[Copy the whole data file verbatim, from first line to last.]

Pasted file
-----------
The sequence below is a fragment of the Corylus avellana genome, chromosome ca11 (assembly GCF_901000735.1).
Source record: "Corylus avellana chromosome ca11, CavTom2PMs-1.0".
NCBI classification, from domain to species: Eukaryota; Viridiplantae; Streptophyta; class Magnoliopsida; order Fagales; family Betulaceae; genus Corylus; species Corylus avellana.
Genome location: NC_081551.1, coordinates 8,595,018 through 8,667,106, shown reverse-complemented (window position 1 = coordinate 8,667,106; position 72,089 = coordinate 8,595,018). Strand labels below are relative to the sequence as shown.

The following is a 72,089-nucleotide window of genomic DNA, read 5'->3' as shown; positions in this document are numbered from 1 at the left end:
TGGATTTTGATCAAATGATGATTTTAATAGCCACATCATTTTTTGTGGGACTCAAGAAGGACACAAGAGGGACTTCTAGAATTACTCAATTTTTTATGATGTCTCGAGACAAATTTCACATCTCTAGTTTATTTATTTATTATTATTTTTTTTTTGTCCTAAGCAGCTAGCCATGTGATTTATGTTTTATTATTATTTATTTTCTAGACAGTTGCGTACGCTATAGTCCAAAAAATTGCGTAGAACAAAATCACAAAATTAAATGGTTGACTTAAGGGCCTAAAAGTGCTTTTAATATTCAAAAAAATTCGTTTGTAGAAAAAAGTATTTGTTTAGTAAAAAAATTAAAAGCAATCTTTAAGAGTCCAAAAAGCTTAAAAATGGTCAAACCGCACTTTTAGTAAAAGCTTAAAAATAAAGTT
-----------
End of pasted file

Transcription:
The sequence below is a fragment of the Corylus avellana genome, chromosome ca11 (assembly GCF_901000735.1).
Source record: "Corylus avellana chromosome ca11, CavTom2PMs-1.0".
NCBI classification, from domain to species: Eukaryota; Viridiplantae; Streptophyta; class Magnoliopsida; order Fagales; family Betulaceae; genus Corylus; species Corylus avellana.
Genome location: NC_081551.1, coordinates 8,595,018 through 8,667,106, shown reverse-complemented (window position 1 = coordinate 8,667,106; position 72,089 = coordinate 8,595,018). Strand labels below are relative to the sequence as shown.

The following is a 72,089-nucleotide window of genomic DNA, read 5'->3' as shown; positions in this document are numbered from 1 at the left end:
TGGATTTTGATCAAATGATGATTTTAATAGCCACATCATTTTTTGTGGGACTCAAGAAGGACACAAGAGGGACTTCTAGAATTACTCAATTTTTTATGATGTCTCGAGACAAATTTCACATCTCTAGTTTATTTATTTATTATTATTTTTTTTTTGTCCTAAGCAGCTAGCCATGTGATTTATGTTTTATTATTATTTATTTTCTAGACAGTTGCGTACGCTATAGTCCAAAAAATTGCGTAGAACAAAATCACAAAATTAAATGGTTGACTTAAGGGCCTAAAAGTGCTTTTAATATTCAAAAAAATTCGTTTGTAGAAAAAAGTATTTGTTTAGTAAAAAAATTAAAAGCAATCTTTAAGAGTCCAAAAAGCTTAAAAATGGTCAAACCGCACTTTTAGTAAAAGCTTAAAAATAAAGTT